Iran drone threat against Israel is rapidly evolving - analysis

In the last year, Iran targeted a ship in the Gulf of Oman, got the Houthis to target the UAE, had an Iraqi militia target the Emirates and targeted the US base of Tanf in Syria and US forces in Iraq

An Iranian Shahed 171 drone dropping a bomb as part of a military exercise in the Gulf, in Iran (photo credit: REUTERS)
An Iranian Shahed 171 drone dropping a bomb as part of a military exercise in the Gulf, in Iran
(photo credit: REUTERS)

Israel downed two Iranian drones a year ago, the IDF revealed this week. They were reportedly unmanned aerial vehicles that were supposed to bring weapons to Gaza.

“In March 2021, the Iranian regime launched two UAVs toward Israeli territory,” the IDF said. “The UAVs were successfully intercepted by the Israel Air Force’s F-35i Adir aircraft. This was the first operational interception of a UAV by an F-35i aircraft in the world.”

This is an important accomplishment for the F-35. It also shows Israel’s advanced abilities to detect these kinds of threats.

“The interception of the UAVs was carried out prior to them entering Israeli airspace in coordination with neighboring countries,” the IDF said. “The UAVs were detected and tracked throughout their flight by ground control units.”

It’s not the first time we are hearing about Iran trying to use drones to move weapons or munitions to Palestinian terrorist groups.

Last November, Defense Minister Benny Gantz discussed the Iranian drone threat. He said a February 2018 incursion by an Iranian drone was an attempt to move explosives to the West Bank. Last May, Iran expanded its threats by flying a drone from Iraq into Israeli airspace. The drone was shot down. In late February, days before Russia launched its war on Ukraine, a Hezbollah drone entered Israeli airspace and then returned to Lebanon.

It’s clear from available information that the Iranian drone threat is growing and changing. Even though the recent details relate to a March 2021 incident, there have been more incidents since then, such as the May and February drone threats.

Iran also continues to showcase its drone stockpiles. It recently showcased an underground base with Shahed-136 drones. The base appeared to show dozens of them ready for use. These drones supposedly have long-range capabilities.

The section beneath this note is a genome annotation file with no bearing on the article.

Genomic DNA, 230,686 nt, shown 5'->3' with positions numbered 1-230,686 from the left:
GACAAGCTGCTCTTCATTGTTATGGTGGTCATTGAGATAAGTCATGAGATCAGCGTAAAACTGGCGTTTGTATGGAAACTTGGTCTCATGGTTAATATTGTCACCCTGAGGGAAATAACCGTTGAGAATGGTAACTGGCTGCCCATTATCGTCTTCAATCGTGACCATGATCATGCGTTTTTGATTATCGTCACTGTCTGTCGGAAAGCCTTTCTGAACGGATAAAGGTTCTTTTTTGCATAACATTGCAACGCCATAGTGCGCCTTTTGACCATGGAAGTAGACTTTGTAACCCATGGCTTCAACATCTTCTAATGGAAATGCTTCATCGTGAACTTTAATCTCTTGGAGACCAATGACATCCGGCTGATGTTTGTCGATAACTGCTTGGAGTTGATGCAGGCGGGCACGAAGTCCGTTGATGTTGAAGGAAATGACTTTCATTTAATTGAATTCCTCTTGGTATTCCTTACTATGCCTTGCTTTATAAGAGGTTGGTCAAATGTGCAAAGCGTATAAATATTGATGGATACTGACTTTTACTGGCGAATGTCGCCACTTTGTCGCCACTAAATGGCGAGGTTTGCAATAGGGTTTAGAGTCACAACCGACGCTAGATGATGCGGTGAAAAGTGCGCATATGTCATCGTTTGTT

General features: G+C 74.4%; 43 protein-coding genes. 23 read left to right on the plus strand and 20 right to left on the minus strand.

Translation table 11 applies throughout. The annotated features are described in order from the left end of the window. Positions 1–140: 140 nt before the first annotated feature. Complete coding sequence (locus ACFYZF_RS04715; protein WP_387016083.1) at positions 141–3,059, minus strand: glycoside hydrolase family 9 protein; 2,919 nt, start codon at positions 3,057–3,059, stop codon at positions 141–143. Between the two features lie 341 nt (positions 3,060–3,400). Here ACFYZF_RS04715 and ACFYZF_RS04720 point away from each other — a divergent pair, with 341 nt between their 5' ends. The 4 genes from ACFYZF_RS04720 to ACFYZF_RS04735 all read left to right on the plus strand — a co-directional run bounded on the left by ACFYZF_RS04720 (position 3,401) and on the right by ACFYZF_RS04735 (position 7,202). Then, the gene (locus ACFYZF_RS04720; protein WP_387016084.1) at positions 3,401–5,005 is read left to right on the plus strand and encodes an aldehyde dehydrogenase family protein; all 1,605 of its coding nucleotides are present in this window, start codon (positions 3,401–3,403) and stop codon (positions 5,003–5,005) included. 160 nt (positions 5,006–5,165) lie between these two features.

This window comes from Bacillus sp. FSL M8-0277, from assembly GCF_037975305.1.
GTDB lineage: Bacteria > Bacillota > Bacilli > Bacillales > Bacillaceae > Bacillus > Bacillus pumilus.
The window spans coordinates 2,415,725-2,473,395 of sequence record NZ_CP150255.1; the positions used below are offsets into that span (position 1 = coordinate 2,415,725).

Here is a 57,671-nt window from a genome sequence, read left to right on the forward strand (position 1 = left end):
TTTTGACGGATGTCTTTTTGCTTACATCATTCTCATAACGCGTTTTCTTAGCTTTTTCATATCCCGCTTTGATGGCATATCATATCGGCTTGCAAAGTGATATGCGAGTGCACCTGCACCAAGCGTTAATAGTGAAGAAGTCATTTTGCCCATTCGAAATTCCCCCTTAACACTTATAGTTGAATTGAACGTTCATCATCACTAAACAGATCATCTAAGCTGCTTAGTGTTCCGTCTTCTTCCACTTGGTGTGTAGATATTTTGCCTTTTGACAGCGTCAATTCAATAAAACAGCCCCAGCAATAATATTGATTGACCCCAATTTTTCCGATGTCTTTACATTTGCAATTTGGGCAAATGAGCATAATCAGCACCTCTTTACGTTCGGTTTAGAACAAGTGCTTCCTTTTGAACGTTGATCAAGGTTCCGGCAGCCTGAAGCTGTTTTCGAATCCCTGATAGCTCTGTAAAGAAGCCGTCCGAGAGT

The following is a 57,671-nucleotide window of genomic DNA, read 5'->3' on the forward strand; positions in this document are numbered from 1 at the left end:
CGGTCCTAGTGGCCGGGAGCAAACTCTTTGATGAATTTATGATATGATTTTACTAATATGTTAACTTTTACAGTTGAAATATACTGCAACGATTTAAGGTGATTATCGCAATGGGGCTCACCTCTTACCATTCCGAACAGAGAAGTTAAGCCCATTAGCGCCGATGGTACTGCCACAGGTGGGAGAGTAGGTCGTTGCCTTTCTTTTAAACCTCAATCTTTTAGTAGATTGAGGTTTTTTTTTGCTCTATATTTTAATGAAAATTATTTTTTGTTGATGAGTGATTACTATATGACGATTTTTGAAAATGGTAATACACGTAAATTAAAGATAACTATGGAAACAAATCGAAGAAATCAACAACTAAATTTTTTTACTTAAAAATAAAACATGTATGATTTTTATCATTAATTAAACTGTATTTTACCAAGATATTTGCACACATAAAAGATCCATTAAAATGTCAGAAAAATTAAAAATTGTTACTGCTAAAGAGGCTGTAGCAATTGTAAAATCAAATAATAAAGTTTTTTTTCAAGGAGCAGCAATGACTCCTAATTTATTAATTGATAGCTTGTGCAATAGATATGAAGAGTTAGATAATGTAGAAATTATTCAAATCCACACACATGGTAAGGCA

Hezbollah drone shot down by IDF, January 7, 2022 (credit: IDF SPOKESPERSON'S UNIT) Hezbollah drone shot down by IDF, January 7, 2022 (credit: IDF SPOKESPERSON'S UNIT)

Not all of Iran’s drone threats are clear because Tehran appears to use its drones in different kinds of attacks each time it rolls them out. It also provides the technology to its Hezbollah, Houthi and Iraqi militia allies.

In the last year, Iran targeted a ship in the Gulf of Oman, got the Houthis to target the UAE, had an Iraqi militia target the Emirates and targeted the US base of Tanf in Syria and US forces in Iraq.

This is a major and rising threat that has no borders. Iran has no problem moving weapons to the West Bank and Gaza, moving air-defense systems to Syria and targeting US forces and Gulf states. It targets ships as well.

The Islamic Republic is likely trying to test Israel. Hezbollah’s decision to fly a drone into Israeli airspace and have it return to Lebanon was scripted to boast about the group’s capabilities.

In other incidents, Iran has obviously failed to get its drones to do what it wants them to do. The March 2021 interception is one example of this.

However, Israel’s decision to increasingly spotlight the program shows a realization of the complexity of the emerging threat. Israel didn’t just reveal the March 2021 incident now, it also highlighted last year that Iran is training drone operators and constructing drone bases. This is all part of the Iranian drone threat.

The reports this week that Iran had moved air defenses to Syria show that Tehran wants to protect its assets in Syria, including perhaps drones that it has sought to move there. The February 2018 incident, for instance, began with a drone flying from T-4 base.

These are the moves Iran is making ahead of a possible nuclear deal and as the world is distracted by the war in Ukraine.